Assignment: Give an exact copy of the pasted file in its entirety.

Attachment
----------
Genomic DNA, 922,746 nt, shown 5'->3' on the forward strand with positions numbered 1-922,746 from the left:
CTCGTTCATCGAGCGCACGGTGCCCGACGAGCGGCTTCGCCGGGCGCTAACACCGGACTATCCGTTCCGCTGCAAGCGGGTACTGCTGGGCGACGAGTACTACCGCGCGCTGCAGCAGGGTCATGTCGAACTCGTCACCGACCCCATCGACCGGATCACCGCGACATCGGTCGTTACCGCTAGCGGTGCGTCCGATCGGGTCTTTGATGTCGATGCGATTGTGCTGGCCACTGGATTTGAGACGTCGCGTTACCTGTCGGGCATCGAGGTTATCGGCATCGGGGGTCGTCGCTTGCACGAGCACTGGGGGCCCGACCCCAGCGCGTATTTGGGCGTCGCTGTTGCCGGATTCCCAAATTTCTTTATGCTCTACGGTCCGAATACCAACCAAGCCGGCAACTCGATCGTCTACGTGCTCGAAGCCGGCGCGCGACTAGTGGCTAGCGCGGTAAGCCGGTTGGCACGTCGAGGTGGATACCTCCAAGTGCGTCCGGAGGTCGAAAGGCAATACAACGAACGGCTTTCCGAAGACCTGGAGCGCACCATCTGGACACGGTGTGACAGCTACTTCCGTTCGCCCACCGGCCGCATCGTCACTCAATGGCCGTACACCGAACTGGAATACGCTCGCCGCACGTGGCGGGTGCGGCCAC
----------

Genomic DNA, 922,746 nt, shown 5'->3' on the forward strand with positions numbered 1-922,746 from the left:
CTCGTTCATCGAGCGCACGGTGCCCGACGAGCGGCTTCGCCGGGCGCTAACACCGGACTATCCGTTCCGCTGCAAGCGGGTACTGCTGGGCGACGAGTACTACCGCGCGCTGCAGCAGGGTCATGTCGAACTCGTCACCGACCCCATCGACCGGATCACCGCGACATCGGTCGTTACCGCTAGCGGTGCGTCCGATCGGGTCTTTGATGTCGATGCGATTGTGCTGGCCACTGGATTTGAGACGTCGCGTTACCTGTCGGGCATCGAGGTTATCGGCATCGGGGGTCGTCGCTTGCACGAGCACTGGGGGCCCGACCCCAGCGCGTATTTGGGCGTCGCTGTTGCCGGATTCCCAAATTTCTTTATGCTCTACGGTCCGAATACCAACCAAGCCGGCAACTCGATCGTCTACGTGCTCGAAGCCGGCGCGCGACTAGTGGCTAGCGCGGTAAGCCGGTTGGCACGTCGAGGTGGATACCTCCAAGTGCGTCCGGAGGTCGAAAGGCAATACAACGAACGGCTTTCCGAAGACCTGGAGCGCACCATCTGGACACGGTGTGACAGCTACTTCCGTTCGCCCACCGGCCGCATCGTCACTCAATGGCCGTACACCGAACTGGAATACGCTCGCCGCACGTGGCGGGTGCGGCCAC